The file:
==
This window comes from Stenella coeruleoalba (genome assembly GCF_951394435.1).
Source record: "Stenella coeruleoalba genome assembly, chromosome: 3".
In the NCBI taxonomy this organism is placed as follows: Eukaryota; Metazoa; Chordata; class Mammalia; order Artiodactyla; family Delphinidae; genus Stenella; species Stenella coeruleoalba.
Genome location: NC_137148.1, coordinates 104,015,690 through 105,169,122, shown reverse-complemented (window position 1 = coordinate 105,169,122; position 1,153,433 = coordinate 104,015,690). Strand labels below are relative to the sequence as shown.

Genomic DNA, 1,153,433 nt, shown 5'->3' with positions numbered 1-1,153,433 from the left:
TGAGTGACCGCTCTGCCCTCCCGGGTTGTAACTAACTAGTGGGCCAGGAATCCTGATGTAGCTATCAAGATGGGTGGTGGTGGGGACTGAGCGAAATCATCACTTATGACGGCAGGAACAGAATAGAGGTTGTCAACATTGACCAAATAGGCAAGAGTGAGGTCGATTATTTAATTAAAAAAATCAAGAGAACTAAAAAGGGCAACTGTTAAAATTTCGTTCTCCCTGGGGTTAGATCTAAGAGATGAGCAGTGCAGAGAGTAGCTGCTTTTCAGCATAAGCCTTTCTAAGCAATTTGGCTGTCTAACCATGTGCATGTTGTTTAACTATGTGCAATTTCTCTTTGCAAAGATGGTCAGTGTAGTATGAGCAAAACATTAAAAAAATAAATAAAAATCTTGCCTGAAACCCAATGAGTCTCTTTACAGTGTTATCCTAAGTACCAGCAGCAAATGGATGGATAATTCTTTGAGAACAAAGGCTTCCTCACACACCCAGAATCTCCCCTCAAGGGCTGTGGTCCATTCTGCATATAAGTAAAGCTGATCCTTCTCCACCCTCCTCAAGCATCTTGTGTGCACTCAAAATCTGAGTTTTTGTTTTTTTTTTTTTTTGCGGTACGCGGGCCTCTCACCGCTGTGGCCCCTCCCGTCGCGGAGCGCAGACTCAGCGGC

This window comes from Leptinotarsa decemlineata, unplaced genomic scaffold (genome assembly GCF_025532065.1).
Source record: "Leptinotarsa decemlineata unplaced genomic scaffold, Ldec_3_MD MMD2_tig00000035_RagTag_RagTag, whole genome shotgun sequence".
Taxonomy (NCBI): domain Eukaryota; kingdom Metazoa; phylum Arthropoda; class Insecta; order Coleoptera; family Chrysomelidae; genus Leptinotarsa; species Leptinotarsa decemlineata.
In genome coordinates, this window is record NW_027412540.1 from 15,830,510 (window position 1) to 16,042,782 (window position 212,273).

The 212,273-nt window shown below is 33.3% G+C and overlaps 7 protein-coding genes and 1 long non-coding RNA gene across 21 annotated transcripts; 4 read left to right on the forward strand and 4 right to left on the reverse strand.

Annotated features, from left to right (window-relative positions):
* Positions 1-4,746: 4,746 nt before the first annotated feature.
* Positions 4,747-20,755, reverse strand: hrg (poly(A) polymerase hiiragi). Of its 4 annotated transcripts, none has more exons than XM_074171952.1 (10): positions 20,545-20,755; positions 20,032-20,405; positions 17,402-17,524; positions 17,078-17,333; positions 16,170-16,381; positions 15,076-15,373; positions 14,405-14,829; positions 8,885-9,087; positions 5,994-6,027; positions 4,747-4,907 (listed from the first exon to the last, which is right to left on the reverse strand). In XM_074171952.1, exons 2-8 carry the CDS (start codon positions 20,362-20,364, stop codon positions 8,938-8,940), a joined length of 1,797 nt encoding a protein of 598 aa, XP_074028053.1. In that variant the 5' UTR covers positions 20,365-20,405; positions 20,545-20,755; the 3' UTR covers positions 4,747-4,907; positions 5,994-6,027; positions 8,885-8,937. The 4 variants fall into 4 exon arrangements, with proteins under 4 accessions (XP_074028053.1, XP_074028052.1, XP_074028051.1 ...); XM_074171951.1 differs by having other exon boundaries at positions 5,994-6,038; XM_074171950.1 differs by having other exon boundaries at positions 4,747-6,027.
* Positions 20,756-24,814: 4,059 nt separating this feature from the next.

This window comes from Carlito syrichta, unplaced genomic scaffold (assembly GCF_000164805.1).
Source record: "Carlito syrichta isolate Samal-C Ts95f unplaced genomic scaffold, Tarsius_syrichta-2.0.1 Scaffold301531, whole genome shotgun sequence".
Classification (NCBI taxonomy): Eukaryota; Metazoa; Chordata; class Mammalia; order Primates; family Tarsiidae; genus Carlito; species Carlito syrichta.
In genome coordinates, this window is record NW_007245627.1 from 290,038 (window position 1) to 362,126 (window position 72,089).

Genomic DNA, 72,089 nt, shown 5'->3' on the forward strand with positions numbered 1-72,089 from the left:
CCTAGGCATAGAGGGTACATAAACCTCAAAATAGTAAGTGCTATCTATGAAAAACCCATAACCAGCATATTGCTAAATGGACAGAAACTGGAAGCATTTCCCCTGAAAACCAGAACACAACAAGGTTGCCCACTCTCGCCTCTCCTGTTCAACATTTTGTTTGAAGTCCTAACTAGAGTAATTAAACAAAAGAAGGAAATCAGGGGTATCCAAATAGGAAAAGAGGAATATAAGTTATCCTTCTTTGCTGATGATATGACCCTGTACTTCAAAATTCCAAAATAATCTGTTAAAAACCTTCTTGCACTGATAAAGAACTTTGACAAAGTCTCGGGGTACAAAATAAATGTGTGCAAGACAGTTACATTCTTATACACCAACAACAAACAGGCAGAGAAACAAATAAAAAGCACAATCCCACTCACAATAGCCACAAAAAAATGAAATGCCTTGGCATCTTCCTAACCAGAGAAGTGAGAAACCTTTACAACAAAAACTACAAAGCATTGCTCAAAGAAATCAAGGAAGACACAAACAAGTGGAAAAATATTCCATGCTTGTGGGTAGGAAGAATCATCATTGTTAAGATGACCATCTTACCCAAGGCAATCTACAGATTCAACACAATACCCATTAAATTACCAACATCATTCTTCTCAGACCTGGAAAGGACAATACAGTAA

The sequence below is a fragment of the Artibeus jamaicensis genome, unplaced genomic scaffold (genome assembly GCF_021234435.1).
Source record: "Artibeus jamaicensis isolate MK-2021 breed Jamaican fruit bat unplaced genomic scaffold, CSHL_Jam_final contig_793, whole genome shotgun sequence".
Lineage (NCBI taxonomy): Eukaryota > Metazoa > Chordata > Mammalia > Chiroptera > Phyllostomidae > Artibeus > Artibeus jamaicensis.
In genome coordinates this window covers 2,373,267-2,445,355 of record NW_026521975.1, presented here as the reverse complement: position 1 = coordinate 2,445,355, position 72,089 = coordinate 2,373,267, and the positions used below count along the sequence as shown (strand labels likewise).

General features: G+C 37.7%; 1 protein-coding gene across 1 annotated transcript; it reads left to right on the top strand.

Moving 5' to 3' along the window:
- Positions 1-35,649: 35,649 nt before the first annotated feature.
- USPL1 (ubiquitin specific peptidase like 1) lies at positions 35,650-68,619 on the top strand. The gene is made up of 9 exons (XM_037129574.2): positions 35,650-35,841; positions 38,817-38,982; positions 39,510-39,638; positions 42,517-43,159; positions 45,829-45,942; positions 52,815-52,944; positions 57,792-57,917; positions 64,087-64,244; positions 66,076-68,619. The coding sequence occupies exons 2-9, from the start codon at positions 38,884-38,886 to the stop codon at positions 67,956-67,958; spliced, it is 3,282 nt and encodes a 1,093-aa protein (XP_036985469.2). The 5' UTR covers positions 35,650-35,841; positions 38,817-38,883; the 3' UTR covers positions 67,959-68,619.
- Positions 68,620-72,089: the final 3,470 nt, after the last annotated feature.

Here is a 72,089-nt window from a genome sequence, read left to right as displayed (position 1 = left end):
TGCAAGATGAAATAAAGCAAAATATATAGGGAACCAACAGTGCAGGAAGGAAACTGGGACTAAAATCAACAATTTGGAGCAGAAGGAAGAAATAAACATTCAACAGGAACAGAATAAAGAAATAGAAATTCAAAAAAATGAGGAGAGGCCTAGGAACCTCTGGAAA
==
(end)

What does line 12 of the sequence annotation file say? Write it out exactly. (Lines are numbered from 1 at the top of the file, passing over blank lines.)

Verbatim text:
Annotated features, from left to right (window-relative positions):